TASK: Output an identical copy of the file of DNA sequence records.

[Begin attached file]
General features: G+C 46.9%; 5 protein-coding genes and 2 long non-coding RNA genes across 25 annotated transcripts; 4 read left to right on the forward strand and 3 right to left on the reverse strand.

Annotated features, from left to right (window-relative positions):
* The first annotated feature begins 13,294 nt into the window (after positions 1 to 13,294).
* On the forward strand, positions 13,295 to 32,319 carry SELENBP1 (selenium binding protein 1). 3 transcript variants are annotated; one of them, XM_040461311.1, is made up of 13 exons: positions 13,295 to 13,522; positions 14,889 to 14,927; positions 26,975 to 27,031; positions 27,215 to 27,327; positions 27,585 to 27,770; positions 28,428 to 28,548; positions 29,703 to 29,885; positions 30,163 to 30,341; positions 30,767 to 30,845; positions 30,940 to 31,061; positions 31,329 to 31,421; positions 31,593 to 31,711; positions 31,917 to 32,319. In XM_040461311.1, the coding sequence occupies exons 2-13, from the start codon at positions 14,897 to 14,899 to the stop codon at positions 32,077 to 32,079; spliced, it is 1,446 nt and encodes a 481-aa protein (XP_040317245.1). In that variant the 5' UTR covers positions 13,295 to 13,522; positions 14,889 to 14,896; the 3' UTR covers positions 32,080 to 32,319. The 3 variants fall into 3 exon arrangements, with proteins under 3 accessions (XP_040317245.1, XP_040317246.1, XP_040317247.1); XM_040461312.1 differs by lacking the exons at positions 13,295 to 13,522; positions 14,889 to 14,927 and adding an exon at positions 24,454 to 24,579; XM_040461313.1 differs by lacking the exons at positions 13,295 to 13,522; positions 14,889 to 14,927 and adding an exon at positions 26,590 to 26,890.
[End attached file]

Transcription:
General features: G+C 46.9%; 5 protein-coding genes and 2 long non-coding RNA genes across 25 annotated transcripts; 4 read left to right on the forward strand and 3 right to left on the reverse strand.

Annotated features, from left to right (window-relative positions):
* The first annotated feature begins 13,294 nt into the window (after positions 1 to 13,294).
* On the forward strand, positions 13,295 to 32,319 carry SELENBP1 (selenium binding protein 1). 3 transcript variants are annotated; one of them, XM_040461311.1, is made up of 13 exons: positions 13,295 to 13,522; positions 14,889 to 14,927; positions 26,975 to 27,031; positions 27,215 to 27,327; positions 27,585 to 27,770; positions 28,428 to 28,548; positions 29,703 to 29,885; positions 30,163 to 30,341; positions 30,767 to 30,845; positions 30,940 to 31,061; positions 31,329 to 31,421; positions 31,593 to 31,711; positions 31,917 to 32,319. In XM_040461311.1, the coding sequence occupies exons 2-13, from the start codon at positions 14,897 to 14,899 to the stop codon at positions 32,077 to 32,079; spliced, it is 1,446 nt and encodes a 481-aa protein (XP_040317245.1). In that variant the 5' UTR covers positions 13,295 to 13,522; positions 14,889 to 14,896; the 3' UTR covers positions 32,080 to 32,319. The 3 variants fall into 3 exon arrangements, with proteins under 3 accessions (XP_040317245.1, XP_040317246.1, XP_040317247.1); XM_040461312.1 differs by lacking the exons at positions 13,295 to 13,522; positions 14,889 to 14,927 and adding an exon at positions 24,454 to 24,579; XM_040461313.1 differs by lacking the exons at positions 13,295 to 13,522; positions 14,889 to 14,927 and adding an exon at positions 26,590 to 26,890.